-Blocking Scheme (see: Tom Cable Effect)


My essential point was this:
After scrounging the history books, it's far more often a 1st round rookie RB gets over 1000 yards than a 1st round rookie WR going over 1000 yards. Being that the 1000 yards generally counts the same in standard scoring, an RB is a better investment.

Of course, common sense applies.


In the context, people were talking about Sanu like he was going to be the next Antonio Brown.


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PostPosted: Wed 07.11.2012, 14:25 
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jesteva wrote:
Last years Yahoo Fantasy Football Magazine (pretty sure it was this one as opposed to Lindy's) had an article which chronicled rookie WR reception / yardage / RD totals for the last 6-8 years leading into 2011.

The impact that rookie WR's have had has grown exponentionally over that time frame which they attributed to and were touched on in above posts .....

- more college teams running pro offenses minimizing the yr 1 learning curve
- Bigger, stronger, faster WR's coming into the league as rookies
- NFL's evolution over time for offenses, in general, to be more pass dependent


AND NFL DBs and Safeties can't manhandle the rookie WRs anymore like they did in the past.

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PostPosted: Wed 07.11.2012, 14:31 
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jnadke wrote:
pwbowen wrote:
Absolute statements are never correct.

Whenever I see things like "I'll never draft player X or players from Team A or I won't draft a rookie" I just wonder if the poster is really a moron.

The statement was slightly out of context (it was from the Bengals thread).

I'll put my statement in perspective. I drafted AJ Green in the 8th last year expecting him to do well and got MWTB in 2010.


It's all a matter of circumstance. I was just saying rookie RBs have less working toward their circumstance than rookie WRs.

Factors that determine WR success:
-Snap Count
-Targets
-Ability
-QB Ability
-QB Chemistry
-Offensive Scheme

Factors that determine RB success:
-OLine
-Ability
-Attempts
-Blocking Scheme (see: Tom Cable Effect)


My essential point was this:
After scrounging the history books, it's far more often a 1st round rookie RB gets over 1000 yards than a 1st round rookie WR going over 1000 yards. Being that the 1000 yards generally counts the same in standard scoring, an RB is a better investment.

Of course, common sense applies.


In the context, people were talking about Sanu like he was going to be the next Antonio Brown.


Sorry if it seemed in any way like I was trying to say you were wrong. I did mention it was taken out of context, and again I think this is an historically accurate theory. I also briefly outlined why I thought the rationale has made sense as well. I'm just wondering if there has been a shift as of late.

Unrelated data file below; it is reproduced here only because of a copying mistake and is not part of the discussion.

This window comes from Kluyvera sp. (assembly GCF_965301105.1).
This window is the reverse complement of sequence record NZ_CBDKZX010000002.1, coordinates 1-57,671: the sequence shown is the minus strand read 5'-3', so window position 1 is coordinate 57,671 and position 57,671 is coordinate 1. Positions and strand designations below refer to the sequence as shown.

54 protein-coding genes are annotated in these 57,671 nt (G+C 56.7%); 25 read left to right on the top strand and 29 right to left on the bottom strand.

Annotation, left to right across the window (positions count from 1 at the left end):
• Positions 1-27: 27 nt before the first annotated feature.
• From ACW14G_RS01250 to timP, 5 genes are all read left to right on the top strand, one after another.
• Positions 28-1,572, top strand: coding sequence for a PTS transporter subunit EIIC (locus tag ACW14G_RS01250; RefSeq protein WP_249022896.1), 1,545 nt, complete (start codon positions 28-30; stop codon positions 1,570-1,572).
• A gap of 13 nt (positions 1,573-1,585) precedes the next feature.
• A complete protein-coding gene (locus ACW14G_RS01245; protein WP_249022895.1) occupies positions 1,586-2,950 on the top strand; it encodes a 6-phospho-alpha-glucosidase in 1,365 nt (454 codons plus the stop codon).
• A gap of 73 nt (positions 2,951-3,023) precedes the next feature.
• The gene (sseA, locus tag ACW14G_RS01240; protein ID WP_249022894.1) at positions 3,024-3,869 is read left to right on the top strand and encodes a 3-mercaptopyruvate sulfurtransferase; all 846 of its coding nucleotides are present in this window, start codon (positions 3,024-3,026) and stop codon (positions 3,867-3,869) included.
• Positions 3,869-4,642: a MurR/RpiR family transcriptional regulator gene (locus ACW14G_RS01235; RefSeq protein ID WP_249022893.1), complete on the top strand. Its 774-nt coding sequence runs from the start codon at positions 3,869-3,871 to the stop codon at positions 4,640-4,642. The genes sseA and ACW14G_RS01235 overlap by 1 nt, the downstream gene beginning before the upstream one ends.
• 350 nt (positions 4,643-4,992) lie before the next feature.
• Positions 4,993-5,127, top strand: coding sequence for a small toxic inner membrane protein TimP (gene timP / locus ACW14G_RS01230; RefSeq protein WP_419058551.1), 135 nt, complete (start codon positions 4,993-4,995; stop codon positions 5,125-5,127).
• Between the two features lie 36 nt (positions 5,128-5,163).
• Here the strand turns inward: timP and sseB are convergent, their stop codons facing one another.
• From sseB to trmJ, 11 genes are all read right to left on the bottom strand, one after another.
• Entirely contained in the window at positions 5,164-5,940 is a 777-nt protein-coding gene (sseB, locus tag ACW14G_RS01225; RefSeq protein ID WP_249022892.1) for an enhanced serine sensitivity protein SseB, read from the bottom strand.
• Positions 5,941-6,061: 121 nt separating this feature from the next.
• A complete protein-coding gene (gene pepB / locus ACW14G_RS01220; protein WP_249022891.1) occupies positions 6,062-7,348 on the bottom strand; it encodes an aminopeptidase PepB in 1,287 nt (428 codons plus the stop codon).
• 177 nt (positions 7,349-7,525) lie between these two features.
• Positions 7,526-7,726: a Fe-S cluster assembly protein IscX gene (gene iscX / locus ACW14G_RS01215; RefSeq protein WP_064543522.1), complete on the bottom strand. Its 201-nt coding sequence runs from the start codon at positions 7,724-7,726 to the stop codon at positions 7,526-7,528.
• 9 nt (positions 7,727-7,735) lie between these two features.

Again, I was not trying to put that statement out as your personal opinion either, I was just saying I think that general statement (taken completely out of context) seemed to reflect what I believed was a traditionally held view.

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PostPosted: Wed 07.11.2012, 15:22 
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jcalebmoore wrote:
Again, I was not trying to put that statement out as your personal opinion either, I was just saying I think that general statement (taken completely out of context) seemed to reflect what I believed was a traditionally held view.


No offense taken. True, but this is a thread in relation to WRs.

On the teams with prolific passing games, how many receivers are consistently fantasy viable in a 12 team?

NO:
Graham
Colston
Sproles

GB:
Jennings
Nelson
Finley?

NE:
Gronk
Welker
Hernandez

In fact, this year will be the test with NE to see if they can support 4 consistently fantasy startable WRs (Gronk/Welker/Hernandez/Lloyd). Everyone seems to be betting on it, but history hasn't shown it yet (correct me if I'm wrong).

My point is:
There's no evidence the "traditionally" held view has dramatically changed. Teams have really only bumped from passing games that can support 2 fantasy consistently-startable receivers to 3. And in some cases that extra WR is an RB.

These teams do well because they throw the ball to 4 or 5 other guys consistently and keep defenses constantly guessing. Unfortunately these 4 or 5 other guys aren't worth a damn in fantasy.